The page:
The McGowan Government will today introduce changes to the Children and Community Services Act 2004 to require ministers of religion to report child sexual abuse.
The changes will implement recommendations of the Royal Commission into Institutional Responses to Child Sexual Abuse, including extending mandatory reporting to information gained during confession.
As a result of a statutory review of the Children and Community Services Act 2004 (completed in 2017), the Bill will also implement 41 recommendations aimed at achieving better outcomes for Western Australian children.
To achieve this, the legislation sets out:
- changes to the Aboriginal Child Placement Principal, to prioritise Aboriginal children in care being placed in their community and remaining connected to culture;
- requirements to consult Aboriginal communities in the assessment of Aboriginal children coming into care, the placement of children in care, and throughout the care planning process;
- the prioritisation of children in care by Government services and agencies providing support (this is an extension of the existing Rapid Response policy);
- improving support provided to children in care, including requirements for cultural plans, and leaving care plans by the time a child reaches the age of 15; and
- planning for long-term stability and continuity in children’s living arrangements, and maintaining family connections where possible for children who remain in care.
WA’s mandatory reporting laws currently require doctors, nurses, midwives, police officers, teachers and boarding supervisors to report child sexual abuse to the Department of Communities if they form a belief based on reasonable grounds – during the course of their paid or unpaid work – that a child has been or is the subject of sexual abuse.
Ministers of religion will join this group, ensuring all child sexual abuse is reported, even if it relates to information provided during a religious confession.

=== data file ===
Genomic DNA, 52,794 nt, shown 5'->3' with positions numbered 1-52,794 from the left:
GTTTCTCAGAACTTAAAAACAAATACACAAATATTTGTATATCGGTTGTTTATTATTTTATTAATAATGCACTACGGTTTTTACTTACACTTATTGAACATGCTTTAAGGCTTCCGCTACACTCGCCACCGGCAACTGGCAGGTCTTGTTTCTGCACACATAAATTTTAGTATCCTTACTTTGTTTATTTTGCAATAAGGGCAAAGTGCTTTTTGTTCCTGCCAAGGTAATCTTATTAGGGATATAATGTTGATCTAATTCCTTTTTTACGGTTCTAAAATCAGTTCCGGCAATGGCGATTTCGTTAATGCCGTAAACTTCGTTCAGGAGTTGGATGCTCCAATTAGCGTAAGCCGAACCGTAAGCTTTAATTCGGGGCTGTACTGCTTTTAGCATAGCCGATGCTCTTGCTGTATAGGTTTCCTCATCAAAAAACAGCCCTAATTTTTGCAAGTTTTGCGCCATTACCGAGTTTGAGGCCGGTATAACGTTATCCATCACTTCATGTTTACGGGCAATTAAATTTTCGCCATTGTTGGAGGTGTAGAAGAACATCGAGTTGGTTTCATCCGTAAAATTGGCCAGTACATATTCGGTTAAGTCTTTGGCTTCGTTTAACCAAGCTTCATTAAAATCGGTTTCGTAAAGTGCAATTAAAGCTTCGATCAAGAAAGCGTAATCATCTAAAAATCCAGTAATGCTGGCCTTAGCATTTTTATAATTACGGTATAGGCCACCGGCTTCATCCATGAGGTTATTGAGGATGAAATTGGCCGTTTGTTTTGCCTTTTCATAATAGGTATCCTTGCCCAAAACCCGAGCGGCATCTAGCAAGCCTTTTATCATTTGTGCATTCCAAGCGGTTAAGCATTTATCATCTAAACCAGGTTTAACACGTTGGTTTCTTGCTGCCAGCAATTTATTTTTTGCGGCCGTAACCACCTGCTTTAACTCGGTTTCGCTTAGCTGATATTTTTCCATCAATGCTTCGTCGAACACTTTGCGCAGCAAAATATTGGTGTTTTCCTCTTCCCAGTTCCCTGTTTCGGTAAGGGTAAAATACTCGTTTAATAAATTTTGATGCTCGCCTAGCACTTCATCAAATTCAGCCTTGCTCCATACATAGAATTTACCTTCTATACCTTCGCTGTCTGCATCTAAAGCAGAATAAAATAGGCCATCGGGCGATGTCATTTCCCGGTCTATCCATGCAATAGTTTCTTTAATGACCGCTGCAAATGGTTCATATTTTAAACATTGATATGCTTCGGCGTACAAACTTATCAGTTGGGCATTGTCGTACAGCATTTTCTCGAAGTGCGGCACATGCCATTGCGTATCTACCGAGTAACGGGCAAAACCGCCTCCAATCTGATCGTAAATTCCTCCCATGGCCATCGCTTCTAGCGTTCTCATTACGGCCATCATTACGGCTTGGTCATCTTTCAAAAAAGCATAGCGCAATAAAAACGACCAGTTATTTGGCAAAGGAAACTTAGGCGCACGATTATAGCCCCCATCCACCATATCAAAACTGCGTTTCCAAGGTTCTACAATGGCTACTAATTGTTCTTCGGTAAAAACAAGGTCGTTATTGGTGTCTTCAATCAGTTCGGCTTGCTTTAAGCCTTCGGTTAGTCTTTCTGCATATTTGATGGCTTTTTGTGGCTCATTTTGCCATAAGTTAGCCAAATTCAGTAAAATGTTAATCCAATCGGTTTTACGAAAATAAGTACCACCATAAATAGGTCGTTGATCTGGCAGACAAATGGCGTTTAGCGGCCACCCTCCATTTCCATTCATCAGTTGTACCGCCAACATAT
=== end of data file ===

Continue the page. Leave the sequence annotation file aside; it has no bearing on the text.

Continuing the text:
The extended legislation will apply to people who are recognised in accordance with the practices of a faith or religion as ‘authorised to conduct services or ceremonies in accordance with the tenets of the faith or religion’, for example: members of the clergy, priests, ministers, imams, rabbis and pastors.
To send a clear message about child safety being everyone’s responsibility, the existing $6,000 penalty for failing to make a mandatory report about child sexual abuse will be extended to ministers of religion.
As stated by Child Protection Minister Simone McGurk:
“The experiences endured and courage shown by those who bravely stepped forward during the Royal Commission into Institutional Responses to Child Sexual Abuse cannot be, and will not be, ignored by the McGowan Government.
“This legislation sends a clear message about the expectation that child safety will always be paramount.
“The McGowan Government is committed to creating a safer Western Australia for children and young people, and these changes are practical steps in our ongoing work to protect children now and prevent further harm.
“One of the Bill’s themes is the importance of long-term stability and family connections to children in State care when it is not safe for them to be reunified with their parents.
“This includes building stronger connections to family, culture and country for Aboriginal and Torres Strait Islander children, who make up more than half of the children in out-of-home care in WA.”